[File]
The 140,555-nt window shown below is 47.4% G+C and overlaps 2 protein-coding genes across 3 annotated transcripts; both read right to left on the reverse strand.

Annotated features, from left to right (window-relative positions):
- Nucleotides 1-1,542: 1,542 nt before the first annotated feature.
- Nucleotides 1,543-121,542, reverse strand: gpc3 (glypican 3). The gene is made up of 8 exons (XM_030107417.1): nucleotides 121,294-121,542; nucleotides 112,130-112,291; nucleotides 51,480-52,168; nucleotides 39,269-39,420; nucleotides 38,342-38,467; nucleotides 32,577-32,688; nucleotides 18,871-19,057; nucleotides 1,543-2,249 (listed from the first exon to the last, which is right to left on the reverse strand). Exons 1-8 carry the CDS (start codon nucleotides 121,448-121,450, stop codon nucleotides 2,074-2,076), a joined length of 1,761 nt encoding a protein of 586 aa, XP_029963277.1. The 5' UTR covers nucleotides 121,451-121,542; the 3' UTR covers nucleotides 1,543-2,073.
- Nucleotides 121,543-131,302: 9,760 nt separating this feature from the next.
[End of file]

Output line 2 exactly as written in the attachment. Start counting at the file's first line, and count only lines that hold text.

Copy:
Annotated features, from left to right (window-relative positions):